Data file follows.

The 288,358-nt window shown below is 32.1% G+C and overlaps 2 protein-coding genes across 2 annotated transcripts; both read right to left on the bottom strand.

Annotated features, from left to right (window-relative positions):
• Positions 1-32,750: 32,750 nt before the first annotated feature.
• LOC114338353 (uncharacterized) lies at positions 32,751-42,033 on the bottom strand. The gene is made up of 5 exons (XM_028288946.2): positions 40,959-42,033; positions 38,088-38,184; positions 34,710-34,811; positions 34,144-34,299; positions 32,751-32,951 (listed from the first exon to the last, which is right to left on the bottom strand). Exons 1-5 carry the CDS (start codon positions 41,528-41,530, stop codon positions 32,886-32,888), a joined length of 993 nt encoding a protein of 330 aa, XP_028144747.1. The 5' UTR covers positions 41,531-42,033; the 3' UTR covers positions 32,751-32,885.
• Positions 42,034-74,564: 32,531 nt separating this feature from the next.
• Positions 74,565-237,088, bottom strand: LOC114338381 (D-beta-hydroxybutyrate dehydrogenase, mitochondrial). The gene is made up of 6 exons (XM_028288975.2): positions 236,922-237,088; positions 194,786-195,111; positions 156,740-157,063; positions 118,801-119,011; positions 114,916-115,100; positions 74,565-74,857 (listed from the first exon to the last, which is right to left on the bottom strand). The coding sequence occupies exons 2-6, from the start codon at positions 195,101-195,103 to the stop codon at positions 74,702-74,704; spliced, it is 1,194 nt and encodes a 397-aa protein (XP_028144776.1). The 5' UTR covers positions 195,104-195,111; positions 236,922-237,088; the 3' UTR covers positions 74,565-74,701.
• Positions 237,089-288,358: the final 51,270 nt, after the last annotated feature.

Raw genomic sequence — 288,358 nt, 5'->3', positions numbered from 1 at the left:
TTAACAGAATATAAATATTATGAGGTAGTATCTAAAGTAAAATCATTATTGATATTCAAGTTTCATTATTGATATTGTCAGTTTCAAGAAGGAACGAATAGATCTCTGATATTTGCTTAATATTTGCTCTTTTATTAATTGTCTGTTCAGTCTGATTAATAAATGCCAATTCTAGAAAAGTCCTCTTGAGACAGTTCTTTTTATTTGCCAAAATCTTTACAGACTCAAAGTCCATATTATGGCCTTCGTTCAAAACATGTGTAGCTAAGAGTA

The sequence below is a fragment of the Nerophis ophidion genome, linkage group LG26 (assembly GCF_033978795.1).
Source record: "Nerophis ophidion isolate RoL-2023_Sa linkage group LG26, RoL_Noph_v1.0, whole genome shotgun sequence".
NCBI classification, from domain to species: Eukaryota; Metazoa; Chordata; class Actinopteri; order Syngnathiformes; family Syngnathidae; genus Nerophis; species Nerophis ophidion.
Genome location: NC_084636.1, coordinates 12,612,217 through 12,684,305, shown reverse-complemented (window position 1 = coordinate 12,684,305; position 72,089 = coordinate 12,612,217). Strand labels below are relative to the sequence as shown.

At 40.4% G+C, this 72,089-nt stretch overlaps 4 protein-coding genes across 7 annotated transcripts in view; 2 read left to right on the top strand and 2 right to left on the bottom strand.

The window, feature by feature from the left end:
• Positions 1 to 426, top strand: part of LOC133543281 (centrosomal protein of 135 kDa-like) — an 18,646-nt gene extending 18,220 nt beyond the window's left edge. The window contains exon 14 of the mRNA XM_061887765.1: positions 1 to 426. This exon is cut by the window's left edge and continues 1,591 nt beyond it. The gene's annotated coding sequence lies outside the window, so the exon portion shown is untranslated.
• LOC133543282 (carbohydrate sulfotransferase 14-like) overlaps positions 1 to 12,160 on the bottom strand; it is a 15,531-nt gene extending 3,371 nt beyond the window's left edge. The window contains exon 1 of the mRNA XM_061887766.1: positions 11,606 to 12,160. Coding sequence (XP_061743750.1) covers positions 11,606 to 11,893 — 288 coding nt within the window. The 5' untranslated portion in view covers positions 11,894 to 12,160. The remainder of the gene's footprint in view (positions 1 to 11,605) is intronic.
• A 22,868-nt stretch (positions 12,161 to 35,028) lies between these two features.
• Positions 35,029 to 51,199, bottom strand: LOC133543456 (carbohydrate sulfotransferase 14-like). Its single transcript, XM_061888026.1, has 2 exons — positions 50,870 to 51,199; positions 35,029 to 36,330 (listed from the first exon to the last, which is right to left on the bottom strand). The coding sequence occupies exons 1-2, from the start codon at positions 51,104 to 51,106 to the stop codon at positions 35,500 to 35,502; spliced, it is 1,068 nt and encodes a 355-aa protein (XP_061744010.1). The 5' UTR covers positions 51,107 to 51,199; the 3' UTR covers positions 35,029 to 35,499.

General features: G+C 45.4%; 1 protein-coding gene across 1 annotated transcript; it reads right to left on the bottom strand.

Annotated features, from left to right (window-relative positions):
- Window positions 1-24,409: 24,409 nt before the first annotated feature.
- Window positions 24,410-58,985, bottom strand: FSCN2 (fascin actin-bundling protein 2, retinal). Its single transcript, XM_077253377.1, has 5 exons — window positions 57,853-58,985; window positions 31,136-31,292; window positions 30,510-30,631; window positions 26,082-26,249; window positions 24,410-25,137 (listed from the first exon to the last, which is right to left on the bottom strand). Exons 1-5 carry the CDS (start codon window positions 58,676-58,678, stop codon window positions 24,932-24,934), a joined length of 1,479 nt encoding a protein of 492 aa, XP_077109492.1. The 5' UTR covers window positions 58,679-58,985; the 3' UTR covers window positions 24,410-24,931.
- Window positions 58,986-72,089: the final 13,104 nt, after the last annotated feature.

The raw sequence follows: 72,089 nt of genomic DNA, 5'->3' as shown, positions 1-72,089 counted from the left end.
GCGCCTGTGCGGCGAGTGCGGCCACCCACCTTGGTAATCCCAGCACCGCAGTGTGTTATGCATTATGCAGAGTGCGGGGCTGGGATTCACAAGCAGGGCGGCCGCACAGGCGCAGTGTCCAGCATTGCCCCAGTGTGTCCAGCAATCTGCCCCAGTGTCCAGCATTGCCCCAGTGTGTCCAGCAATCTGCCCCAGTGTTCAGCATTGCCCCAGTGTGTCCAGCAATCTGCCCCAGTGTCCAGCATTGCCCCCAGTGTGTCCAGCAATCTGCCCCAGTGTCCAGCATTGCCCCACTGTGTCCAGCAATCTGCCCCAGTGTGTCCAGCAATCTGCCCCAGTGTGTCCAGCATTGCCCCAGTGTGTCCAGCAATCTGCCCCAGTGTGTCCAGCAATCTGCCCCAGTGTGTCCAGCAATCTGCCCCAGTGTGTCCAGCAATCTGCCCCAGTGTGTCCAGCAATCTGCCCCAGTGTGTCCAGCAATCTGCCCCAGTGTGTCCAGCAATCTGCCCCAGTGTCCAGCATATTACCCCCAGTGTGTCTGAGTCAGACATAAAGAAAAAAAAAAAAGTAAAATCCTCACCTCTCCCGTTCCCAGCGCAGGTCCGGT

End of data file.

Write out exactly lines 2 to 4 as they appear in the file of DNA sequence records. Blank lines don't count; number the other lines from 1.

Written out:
Annotated features, from left to right (window-relative positions):
• Positions 1-32,750: 32,750 nt before the first annotated feature.
• LOC114338353 (uncharacterized) lies at positions 32,751-42,033 on the bottom strand. The gene is made up of 5 exons (XM_028288946.2): positions 40,959-42,033; positions 38,088-38,184; positions 34,710-34,811; positions 34,144-34,299; positions 32,751-32,951 (listed from the first exon to the last, which is right to left on the bottom strand). Exons 1-5 carry the CDS (start codon positions 41,528-41,530, stop codon positions 32,886-32,888), a joined length of 993 nt encoding a protein of 330 aa, XP_028144747.1. The 5' UTR covers positions 41,531-42,033; the 3' UTR covers positions 32,751-32,885.